November 8, 2012
by Linda G. Miller

(l-r) Jonathan Marvel, FAIA, Rick Bell, FAIA, Ilaria Salvadori, Ariel Ben-Amos, and Andy Wiley-Schwartz

Linda G. Miller

Event: NACTO Conference, “Asphalt, Paint, and Gravel” panel discussion, 10.25.12
Location: New York University, Kimmel Center
Moderator: Rick Bell, FAIA, executive director, AIA New York Chapter
Panelists: Jonathan Marvel, FAIA, principal, Rogers Marvel Architects; Ilaria Salvadori, urban designer, City Design Group, San Francisco Planning Department; Andy Wiley-Schwartz, assistant commissioner of Public Spaces, NYC DOT; Ariel Ben-Amos, senior planner, analyst, Mayor’s Office of Transportation and Utilities, City of Philadelphia

“Low cost opportunities in cities are transformational,” said AIANY Executive Director Rick Bell, FAIA, at “Asphalt, Paint, and Gravel,” the panel discussion he moderated 10.25.12 at NACTO’s (National Association of City Transportation Officials) Designing Cities: Leading the Way to World Class Streets conference held in New York City. The program, which explored ways that low-cost innovations can create vibrant public spaces and how cities can learn from each other, was attended by transportation officials and professionals from across the country and as far away as Copenhagen and Mexico City.

Streets comprise 25% of the city’s land and yet outside of parks, it has relatively few places to enjoy public life. One way to improve this condition is to create more public open space by reclaiming underutilized street space. Panelist Andy Wiley-Schwartz, assistant commissioner for planning and sustainability at the NYC Department of Transportation (DOT), who co-managed the development of the New York City Design Manual, cited several projects in the DOT’s pedestrian plaza program.

One such project, the Putnam Triangle in the Clinton Hill section of Brooklyn, now connects a traffic triangle to the sidewalk. The space was created with the support of local civic groups, block associations, nearby institutions, businesses, and the Community Board, after consultations with city agencies. Once void of benches, ripped out because they were a magnet for drug dealing, the public plaza now has moveable tables and chairs for those who want to sit and relax. The first day it opened, the Fulton Area Business Alliance, which maintains the plaza, held a block party, and the space is now available for community-programmed events. Wiley-Schwartz feels that the asphalt, paint, and gravel make a nice place for people to enjoy before a capital project begins.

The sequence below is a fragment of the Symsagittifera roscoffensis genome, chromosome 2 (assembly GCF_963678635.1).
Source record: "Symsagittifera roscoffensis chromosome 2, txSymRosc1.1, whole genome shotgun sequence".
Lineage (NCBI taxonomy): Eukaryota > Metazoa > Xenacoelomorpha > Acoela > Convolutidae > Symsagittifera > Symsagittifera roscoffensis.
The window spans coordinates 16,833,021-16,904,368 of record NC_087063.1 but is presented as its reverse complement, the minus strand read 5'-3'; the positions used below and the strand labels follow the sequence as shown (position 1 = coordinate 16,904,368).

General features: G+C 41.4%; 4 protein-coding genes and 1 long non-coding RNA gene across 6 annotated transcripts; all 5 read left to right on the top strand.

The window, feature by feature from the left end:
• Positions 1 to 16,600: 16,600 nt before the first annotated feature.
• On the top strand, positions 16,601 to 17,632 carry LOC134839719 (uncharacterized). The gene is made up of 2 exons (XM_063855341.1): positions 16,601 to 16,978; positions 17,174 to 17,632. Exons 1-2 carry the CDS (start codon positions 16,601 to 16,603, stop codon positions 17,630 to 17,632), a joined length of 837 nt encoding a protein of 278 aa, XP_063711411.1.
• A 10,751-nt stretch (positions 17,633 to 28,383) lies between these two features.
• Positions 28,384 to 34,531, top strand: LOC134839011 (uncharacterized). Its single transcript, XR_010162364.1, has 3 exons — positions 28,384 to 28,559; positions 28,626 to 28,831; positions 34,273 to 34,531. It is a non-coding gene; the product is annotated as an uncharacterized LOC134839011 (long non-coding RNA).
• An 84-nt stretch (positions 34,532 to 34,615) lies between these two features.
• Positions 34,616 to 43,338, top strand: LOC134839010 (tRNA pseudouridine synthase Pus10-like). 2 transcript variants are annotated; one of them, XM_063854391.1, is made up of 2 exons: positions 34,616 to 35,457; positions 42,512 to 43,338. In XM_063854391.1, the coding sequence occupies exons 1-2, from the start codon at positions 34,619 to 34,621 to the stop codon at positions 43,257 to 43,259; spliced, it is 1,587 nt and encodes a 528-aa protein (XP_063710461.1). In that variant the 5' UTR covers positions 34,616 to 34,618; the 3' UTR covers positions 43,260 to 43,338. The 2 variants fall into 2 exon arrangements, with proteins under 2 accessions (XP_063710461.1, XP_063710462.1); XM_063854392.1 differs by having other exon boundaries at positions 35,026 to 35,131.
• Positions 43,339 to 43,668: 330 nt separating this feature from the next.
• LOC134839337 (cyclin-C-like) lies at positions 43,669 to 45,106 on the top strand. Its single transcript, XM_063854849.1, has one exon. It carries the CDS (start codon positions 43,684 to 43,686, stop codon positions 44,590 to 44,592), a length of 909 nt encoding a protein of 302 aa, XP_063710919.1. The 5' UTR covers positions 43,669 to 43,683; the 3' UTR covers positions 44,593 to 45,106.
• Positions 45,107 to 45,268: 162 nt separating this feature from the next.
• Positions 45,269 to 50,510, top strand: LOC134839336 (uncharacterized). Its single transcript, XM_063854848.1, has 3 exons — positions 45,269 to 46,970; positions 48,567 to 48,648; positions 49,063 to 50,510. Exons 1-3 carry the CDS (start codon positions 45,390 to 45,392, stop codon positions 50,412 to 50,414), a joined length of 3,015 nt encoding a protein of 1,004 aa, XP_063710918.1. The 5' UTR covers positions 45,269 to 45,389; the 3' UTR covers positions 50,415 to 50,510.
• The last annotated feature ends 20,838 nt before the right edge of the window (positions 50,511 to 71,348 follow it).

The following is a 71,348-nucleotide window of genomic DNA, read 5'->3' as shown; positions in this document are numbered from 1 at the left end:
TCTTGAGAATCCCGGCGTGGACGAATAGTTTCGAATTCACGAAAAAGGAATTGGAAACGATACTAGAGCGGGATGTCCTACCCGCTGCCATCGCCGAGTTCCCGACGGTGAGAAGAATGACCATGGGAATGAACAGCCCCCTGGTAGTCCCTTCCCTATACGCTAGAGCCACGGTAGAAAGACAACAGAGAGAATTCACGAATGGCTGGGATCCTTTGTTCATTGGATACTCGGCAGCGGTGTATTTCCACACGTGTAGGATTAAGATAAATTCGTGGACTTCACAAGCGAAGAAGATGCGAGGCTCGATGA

Wiley-Schwartz also spoke about the success of the city’s bench program at bus stops and “pop-up cafés” and “parklets,” a term borrowed from San Francisco, and a nod to fellow panelist Ilaria Salvadori of that city’s planning department, who says her city is “nspired by what we are doing in New York City. She also noted that San Franciscan’s have a fear of change and there is no commitment to these temporary low-cost interventions. Philadelphia’s Ariel Ben-Amos, a planner and analyst, said his city has just launched its own pedestrian plaza program with its first parklet.

Jonathan Marvel, FAIA, principal of Rogers Marvel Architects (RMA), a firm whose portfolio includes several street projects such as their NOGO sculptural bollards on Wall Street and raised subway grates throughout Queens that serve as benches, spoke about the need for making streets more bike-friendly. RMA’s winning submission – “Streets for Everyone” – in Transportation Alternative’s Designing the 21st Century Street competition, reinvents a “car-first” situation in Park Slope, Brooklyn. by creating express and local lanes for traffic with two-way bike lanes in a median.

Linda G. Miller is a contributing editor to Oculus and e-Oculus.


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